Instead, they structure the loan as a balloon mortgage. While the monthly payment is calculated as if the loan is amortized over the full 15 or 30 years, the loan must be paid in full within a certain time limit.

That means the buyer must either sell the property within that time limit or refinance the mortgage to pay off your loan.

Say you sign a $300,000 mortgage, amortized over 30 years but with a three-year balloon. The monthly payment would still be $2,201.29, but the buyer must pay you back the full remaining balance within three years of buying the property from you.

You get to earn interest on your money, and you still get your full payment within three years.

7. No Appraisal

Lenders require a home appraisal to determine the property’s value and condition.

If the property fails to appraise for the contract sales price, the lender either declines the loan or bases the loan on the appraised value rather than the sales price — which usually drives the borrower to either reduce or withdraw their offer.

As the seller offering financing, you don’t need an appraisal. You know the condition of the home, and you want to sell the home for as much as possible, regardless of what an appraiser thinks.

Foregoing the appraisal saves the buyer money and saves everyone time.

8. No Habitability Requirement

When mortgage lenders order an appraisal, the appraiser must declare the house to be either habitable or not.

If the house isn’t habitable, conventional and FHA lenders require the seller to make repairs to put it in habitable condition. Otherwise, they decline the loan, and the buyer must take out a renovation loan (such as an FHA 203k loan) instead.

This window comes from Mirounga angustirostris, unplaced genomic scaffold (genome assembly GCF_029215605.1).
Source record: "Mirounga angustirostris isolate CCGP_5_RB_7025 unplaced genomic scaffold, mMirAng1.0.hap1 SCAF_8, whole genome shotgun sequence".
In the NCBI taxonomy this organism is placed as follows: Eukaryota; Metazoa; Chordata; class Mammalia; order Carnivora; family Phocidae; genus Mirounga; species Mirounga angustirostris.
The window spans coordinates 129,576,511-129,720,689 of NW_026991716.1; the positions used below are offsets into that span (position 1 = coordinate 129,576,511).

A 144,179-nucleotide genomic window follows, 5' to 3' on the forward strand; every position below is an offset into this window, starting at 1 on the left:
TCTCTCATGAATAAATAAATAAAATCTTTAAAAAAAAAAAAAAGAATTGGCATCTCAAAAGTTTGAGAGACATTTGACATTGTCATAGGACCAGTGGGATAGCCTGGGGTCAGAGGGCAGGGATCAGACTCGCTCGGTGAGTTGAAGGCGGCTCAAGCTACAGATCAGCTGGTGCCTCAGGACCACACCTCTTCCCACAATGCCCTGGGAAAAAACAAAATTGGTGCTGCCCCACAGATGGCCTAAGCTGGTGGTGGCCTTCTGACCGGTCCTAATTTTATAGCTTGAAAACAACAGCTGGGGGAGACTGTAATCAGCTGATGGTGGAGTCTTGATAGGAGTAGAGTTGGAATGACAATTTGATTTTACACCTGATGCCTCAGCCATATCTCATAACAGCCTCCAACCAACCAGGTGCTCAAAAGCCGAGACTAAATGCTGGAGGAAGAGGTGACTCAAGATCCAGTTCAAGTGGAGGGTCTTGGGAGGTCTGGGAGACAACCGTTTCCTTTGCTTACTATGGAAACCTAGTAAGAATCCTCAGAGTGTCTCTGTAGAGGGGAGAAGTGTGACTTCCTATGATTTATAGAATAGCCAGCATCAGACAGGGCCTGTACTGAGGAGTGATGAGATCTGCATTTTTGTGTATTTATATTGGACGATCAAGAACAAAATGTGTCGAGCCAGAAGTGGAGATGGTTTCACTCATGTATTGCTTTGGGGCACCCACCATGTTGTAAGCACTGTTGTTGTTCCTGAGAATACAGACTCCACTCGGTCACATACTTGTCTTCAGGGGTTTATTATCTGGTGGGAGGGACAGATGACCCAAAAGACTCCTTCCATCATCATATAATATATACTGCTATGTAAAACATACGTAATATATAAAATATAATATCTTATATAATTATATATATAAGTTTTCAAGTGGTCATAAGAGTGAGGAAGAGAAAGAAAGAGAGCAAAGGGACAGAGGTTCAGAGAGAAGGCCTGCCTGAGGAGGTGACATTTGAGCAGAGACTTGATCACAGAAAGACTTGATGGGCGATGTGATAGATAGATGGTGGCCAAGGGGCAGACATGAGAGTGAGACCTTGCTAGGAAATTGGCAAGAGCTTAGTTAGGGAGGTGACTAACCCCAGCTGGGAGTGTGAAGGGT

That makes it difficult to sell fixer-uppers, and it puts downward pressure on the price. But if you want to sell your house as-is, without making any repairs, you can do so by offering to finance it yourself.

For certain buyers, such as handy buyers who plan to gradually make repairs themselves, seller financing can be a perfect solution.

9. Tax Implications

When you sell your primary residence, the IRS offers an exemption for the first $250,000 of capital gains if you’re single, or $500,000 if you’re married.

However, if you earn more than that exemption, or if you sell an investment property, you still have to pay capital gains tax. One way to reduce your capital gains tax is to spread your gains over time through seller financing.

It’s typically considered an installment sale for tax purposes, helping you spread the gains across multiple tax years. Speak with an accountant or other financial advisor about exactly how to structure your loan for the greatest tax benefits.